My birthday happens to fall on Dia de los Muertos, which has invited many sugar skull themed items into my house, but I’ve never explored the holiday in much detail. Last year, when I told someone my birthday was on the Day of the Dead, they said, “Oh, November 1st?” I didn’t answer, but thought it was odd.
I did a little research and found out that Dia de los Muertos is, as I has assumed my whole life, November 2nd, but that it was a holiday to honor deceased adults. However, November 1st is also a holiday, Dia de los Inocentes (aka “Day of the Innocents”) designed to honor dead children and infants (angelitos). Traditional gravesite visits are reserved for the 2nd, though the spirits of the infants and children are given 24 hours to return to their families, starting at midnight on October 31st. Decorating family altars is common during this time, and I added photos of both of my grandmothers to our altar on Samhain last year.
Below is a list of Dia correspondences that you can add to your magickal journal, and below that is a list of suggested Dia activities that you can participate in.
Some Dia Correspondences
– Altars (ofrendas, family and public)
– Cleaning and Decorating Graves
– Epitaphs (written for yourself or friends)
– Food (nuts, fruit, or the deceased’s favorite meal)
– La Calavera Catrina (circa 1910)
– Marigolds (the flower of the dead, thought to attract souls to the offerings)
– Pan de Muerto (special bread)
– Sugar Skulls (made only as offerings, not for consumption by the living)
– Water (or alcohol, for the adult departed)
Altar: Create an ofrendas, a special altar, for your departed ancestors. Traditional ofrendas can be extremely elaborate and are very beautiful. Alternatively, you can decorate your existing altar to honor your departed relatives. Think of including some of the traditional elements listed above; a helpful ofrendas checklist can be found here.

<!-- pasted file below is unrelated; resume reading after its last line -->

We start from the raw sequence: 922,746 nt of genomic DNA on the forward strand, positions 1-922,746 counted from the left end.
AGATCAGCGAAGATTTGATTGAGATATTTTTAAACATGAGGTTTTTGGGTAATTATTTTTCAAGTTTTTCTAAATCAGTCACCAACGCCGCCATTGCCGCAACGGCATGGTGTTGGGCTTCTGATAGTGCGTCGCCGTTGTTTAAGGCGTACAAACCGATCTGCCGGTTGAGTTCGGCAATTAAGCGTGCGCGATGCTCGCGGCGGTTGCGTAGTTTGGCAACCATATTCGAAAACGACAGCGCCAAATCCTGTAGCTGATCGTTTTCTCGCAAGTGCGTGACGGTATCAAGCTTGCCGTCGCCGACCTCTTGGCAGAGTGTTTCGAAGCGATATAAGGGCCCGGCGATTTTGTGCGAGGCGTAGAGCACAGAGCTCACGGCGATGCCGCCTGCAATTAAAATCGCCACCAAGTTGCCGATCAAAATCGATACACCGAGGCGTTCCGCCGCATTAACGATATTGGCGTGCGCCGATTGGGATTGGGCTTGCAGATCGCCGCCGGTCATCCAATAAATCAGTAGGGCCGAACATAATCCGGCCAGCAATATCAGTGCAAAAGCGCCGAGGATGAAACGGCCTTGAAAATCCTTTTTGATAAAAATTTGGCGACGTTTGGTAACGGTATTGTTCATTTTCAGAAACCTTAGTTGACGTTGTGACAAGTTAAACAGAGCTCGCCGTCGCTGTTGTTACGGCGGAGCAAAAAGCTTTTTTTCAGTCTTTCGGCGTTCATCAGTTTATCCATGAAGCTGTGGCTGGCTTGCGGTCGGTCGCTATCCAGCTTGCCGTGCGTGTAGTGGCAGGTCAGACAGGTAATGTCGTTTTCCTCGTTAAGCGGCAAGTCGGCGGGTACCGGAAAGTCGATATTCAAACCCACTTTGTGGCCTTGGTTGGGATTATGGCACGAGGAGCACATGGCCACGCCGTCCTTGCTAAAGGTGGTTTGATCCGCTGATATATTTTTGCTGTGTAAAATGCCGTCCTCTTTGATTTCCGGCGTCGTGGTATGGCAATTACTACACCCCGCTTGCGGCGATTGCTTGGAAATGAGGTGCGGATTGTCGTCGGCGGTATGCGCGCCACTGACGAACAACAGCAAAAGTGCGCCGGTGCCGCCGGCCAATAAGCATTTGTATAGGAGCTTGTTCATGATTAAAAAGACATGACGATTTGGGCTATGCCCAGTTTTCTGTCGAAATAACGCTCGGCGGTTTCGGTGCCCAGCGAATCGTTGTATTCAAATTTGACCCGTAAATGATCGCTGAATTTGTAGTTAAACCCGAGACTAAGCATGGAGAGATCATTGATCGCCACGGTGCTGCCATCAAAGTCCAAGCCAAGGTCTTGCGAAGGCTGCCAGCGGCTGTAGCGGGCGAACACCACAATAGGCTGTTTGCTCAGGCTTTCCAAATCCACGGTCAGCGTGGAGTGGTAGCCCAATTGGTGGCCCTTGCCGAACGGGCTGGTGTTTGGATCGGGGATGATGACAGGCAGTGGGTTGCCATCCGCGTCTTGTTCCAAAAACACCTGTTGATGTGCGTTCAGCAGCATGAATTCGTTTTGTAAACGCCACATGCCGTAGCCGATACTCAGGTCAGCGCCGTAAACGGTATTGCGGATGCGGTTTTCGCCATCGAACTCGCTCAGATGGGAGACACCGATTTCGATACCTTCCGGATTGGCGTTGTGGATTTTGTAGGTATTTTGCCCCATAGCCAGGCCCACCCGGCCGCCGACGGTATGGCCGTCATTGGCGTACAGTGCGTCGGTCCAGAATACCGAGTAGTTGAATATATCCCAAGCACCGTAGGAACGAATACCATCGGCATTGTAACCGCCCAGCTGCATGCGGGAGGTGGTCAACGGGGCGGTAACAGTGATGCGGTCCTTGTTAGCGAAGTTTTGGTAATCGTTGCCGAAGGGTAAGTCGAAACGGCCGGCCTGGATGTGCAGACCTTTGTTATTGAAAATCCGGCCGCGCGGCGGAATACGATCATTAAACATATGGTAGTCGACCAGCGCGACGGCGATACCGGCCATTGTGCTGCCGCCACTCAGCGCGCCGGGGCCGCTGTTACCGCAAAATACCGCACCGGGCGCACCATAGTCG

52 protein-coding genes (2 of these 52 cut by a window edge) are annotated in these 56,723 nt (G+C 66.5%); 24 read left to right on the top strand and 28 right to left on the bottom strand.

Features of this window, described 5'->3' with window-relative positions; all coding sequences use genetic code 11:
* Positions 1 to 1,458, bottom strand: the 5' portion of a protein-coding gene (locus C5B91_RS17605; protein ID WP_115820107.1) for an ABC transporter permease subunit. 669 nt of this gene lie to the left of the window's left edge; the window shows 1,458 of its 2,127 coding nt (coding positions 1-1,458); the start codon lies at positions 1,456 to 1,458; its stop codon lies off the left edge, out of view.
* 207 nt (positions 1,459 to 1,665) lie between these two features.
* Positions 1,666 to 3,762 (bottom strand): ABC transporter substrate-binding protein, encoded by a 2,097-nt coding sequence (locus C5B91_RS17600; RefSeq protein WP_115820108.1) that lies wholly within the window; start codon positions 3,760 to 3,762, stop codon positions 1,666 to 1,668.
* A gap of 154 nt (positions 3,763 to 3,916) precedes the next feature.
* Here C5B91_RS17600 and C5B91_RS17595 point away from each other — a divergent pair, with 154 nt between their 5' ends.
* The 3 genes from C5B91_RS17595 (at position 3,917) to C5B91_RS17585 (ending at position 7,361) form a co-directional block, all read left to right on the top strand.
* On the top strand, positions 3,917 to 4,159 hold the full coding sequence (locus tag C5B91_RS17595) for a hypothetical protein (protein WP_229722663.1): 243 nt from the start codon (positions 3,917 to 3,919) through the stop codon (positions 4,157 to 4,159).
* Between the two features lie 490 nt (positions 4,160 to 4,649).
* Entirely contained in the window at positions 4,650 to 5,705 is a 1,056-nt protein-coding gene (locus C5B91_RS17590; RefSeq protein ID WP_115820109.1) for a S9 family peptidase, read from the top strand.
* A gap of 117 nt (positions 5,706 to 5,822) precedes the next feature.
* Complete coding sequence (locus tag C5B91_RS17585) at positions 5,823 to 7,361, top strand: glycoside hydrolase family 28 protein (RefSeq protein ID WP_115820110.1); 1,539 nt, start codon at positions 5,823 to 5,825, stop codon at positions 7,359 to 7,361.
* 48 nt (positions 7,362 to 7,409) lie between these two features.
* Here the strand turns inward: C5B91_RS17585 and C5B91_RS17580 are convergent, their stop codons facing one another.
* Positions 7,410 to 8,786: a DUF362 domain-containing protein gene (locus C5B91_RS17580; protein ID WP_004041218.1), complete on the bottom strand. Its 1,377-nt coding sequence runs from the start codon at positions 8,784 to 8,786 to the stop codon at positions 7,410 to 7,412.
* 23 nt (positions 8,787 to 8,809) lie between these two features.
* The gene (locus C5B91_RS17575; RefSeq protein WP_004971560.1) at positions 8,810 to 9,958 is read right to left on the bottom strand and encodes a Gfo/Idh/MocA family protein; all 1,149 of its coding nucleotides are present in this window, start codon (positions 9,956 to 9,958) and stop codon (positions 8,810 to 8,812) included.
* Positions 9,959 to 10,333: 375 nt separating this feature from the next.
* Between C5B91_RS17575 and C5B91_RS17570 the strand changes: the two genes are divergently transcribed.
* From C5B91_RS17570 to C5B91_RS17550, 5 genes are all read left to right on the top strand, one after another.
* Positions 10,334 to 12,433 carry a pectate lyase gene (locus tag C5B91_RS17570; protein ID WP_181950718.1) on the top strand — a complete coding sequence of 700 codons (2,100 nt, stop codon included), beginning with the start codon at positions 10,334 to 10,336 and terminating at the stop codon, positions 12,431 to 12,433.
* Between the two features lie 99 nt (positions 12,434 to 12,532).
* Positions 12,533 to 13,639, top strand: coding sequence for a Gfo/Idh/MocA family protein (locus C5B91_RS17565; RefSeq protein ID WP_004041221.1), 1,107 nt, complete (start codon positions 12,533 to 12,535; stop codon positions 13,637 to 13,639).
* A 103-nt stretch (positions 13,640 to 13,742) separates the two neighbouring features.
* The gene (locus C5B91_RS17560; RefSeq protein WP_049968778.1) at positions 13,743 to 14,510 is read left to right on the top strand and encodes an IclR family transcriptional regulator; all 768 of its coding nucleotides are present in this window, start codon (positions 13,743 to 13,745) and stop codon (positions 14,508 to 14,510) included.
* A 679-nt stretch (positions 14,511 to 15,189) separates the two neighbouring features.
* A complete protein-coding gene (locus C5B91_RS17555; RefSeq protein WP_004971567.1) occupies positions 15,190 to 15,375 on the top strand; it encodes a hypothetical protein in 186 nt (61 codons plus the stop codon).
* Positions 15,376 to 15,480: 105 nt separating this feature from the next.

Epitaph or Obituary: It may seem like an upsetting idea, but consider writing an epitaph or obituary for yourself. Think of what you want to have accomplished by the time you pass to the other side before starting it, you may be surprised what you realize is of the most importance in the grand scheme of things.
Food: Sugar skulls are a well-known Dia de los Muertos treat, but they are not consumed. Traditionally, food made for the departed is not eaten by the living who prepare it until a feast on November 3rd. If you don’t already do so for Samhain, consider making food for the departed, or leave special offerings with names written on them on your altar (ie: orange, apples) until November 3rd when you can place them outside or consume them.
Gravesite: While grave maintenance is a common Samhain activity, you can honor the Dia spirit by decorating the graves of relatives in a spirit of celebration rather than mourning. You can also bring traditional Dia items such as marigolds, sugar skulls, or pan de muerto.
Sugar Skulls: There’s a value to beautiful inedibles that you make for your relatives. Making sugar skulls are an activity that you can include children in, as well. Much like joss paper, what matters is the appearance rather than the ‘literal’ offering. Beautiful and elaborate faux confections make great offerings, and your imagination does not need to be restricted to sugar skulls. The image at the top of the page is from Scott Hove’s “Cakeland” installation and is a sculpture made of inedible materials. Your offerings should only be restricted by your imagination.
I hope that you found this information helpful and that it gave you some ideas of how you can honor the traditions of Dia. Blessed be!
Image by Scott Hove